Industry experts react to the ONS House Price Index
The price of an average house in the UK was £294,000 in December 2022, down from the previous month’s record high of £296,000.
Latest house price data supplied by HM Land Registry, Registers of Scotland, and Land and Property Services Northern Ireland showed annual price growth of 9.8% but this year-on-year inflation was down from the 10.6% recorded in November.
Still, house prices in December were £26,000 higher than the same period of the prior year.
The average UK house price was £294,000 in December 2022 – down from £296,000 in November 2022.— Office for National Statistics (ONS) (@ONS) February 15, 2023
This is £26,000 higher than the same period a year ago.
➡ https://t.co/FbhLfUIxbb pic.twitter.com/ws7wIodVMt
The Office for National Statistics (ONS), in its UK House Price Index report, noted that recent annual percentage changes in house prices have been unpredictable because of volatility in prices in 2021.
Average house prices increased over the 12 months to £315,000 (10.3%) in England, £222,000 in Wales (10.3%), £187,000 in Scotland (5.7%), and £175,000 in Northern Ireland (10.2%).
Scotland’s annual house price inflation has generally been slowing since April 2022, reaching 5.7% in the 12 months to December 2022, down from 13.9% in the 12 months to April 2022.
The East Midlands saw the highest annual percentage change (12.3%), while London saw the lowest (6.7%) of all English regions.
“The dip in house price growth was to be expected following the challenges faced in the last few months of the year, with the rise in mortgage rates diminishing some of the pandemic-led boom in the market,” Kay Westgarth, head of sales at later life lender Standard Life Home Finance, commented. “However, numbers are still looking good compared to before 2020.”
Marc von Grundherr, director of estate agency Benham and Reeves, said that a combination of economic turbulence, increasing mortgage rates, and a squeeze on household finances had been the perfect recipe for a reduction in the rate of house price growth.
“That’s what we’ve seen since the closing stages of last year,” he added. “When you also couple these factors with the usual seasonal slowdown that hits the market during December, it would have been more of a surprise had house prices continued to climb.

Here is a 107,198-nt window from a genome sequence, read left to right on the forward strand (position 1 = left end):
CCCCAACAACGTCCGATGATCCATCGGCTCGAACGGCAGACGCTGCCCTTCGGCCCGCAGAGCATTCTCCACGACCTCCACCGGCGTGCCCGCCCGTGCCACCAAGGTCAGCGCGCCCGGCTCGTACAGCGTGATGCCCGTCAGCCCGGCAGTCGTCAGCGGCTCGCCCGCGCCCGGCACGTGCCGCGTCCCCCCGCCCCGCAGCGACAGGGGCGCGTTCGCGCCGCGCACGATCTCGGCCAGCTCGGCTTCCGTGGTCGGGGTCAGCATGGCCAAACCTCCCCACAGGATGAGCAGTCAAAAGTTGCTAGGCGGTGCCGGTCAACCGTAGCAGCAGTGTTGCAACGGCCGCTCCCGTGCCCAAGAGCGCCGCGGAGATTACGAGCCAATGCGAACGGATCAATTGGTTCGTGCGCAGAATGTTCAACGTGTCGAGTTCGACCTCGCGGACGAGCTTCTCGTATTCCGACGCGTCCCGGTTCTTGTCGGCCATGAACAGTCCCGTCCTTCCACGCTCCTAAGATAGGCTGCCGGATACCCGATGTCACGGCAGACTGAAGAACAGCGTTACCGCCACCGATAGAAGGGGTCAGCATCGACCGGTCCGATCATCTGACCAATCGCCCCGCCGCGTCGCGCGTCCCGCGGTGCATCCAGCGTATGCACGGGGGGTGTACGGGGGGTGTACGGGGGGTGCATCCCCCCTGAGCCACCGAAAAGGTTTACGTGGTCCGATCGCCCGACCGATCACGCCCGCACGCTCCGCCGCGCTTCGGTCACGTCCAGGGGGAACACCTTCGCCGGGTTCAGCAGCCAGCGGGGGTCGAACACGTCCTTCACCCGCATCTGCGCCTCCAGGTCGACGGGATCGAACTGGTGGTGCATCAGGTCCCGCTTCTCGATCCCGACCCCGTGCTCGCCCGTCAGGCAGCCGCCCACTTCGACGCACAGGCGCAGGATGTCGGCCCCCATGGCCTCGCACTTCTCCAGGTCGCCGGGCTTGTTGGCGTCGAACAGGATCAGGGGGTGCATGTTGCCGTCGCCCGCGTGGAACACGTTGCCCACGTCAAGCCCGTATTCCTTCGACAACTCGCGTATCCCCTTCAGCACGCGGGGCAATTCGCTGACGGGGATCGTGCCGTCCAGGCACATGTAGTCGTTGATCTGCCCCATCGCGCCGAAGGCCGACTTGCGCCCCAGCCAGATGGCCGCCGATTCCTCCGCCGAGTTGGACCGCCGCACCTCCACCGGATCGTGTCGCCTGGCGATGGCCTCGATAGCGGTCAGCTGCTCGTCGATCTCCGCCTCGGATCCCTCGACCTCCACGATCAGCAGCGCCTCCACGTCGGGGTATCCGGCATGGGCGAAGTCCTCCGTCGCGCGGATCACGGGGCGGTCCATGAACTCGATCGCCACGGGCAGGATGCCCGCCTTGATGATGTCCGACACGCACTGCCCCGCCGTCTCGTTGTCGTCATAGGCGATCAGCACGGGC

“However, what’s important to note is that the rate of decline has been far more marginal than many predicted and this should stand the property market in very good stead for the year ahead.”
Vikki Jefferies, proposition director at PRIMIS Mortgage Network, remarked that while house prices declined from the record highs seen in 2022, the latest figures should provide buyers with some confidence in that they remain well above pre-pandemic levels.
“Demand should continue to outstrip supply in the coming years, making any drastic fall in prices less likely,” Jefferies continued. “However, brokers must recognise that inflation continues to present many consumers with significant day-to-day financial challenges, and it is essential to understand the individual needs of every client to find the most suitable product for them during this period.”
For Mark Harris, chief executive of mortgage broker SPF Private Clients, buyers who have been sitting on their hands may be encouraged to take the plunge now that fixes are looking increasingly palatable.
“Inflation dipping for the third month in a row to 10.1% will help ease some pressure on the Bank of England, but a quarter-point increase in base rate next month is most likely still on the cards,” Harris said.
“Back in December, both swaps and fixed-rate mortgages were rather higher than they are now, as a result of the fallout of the mini budget. Much of that turmoil has passed through the system, with five-year fixes dropping below 4% as servicing pressures subside and lenders remain keen to generate new business.”
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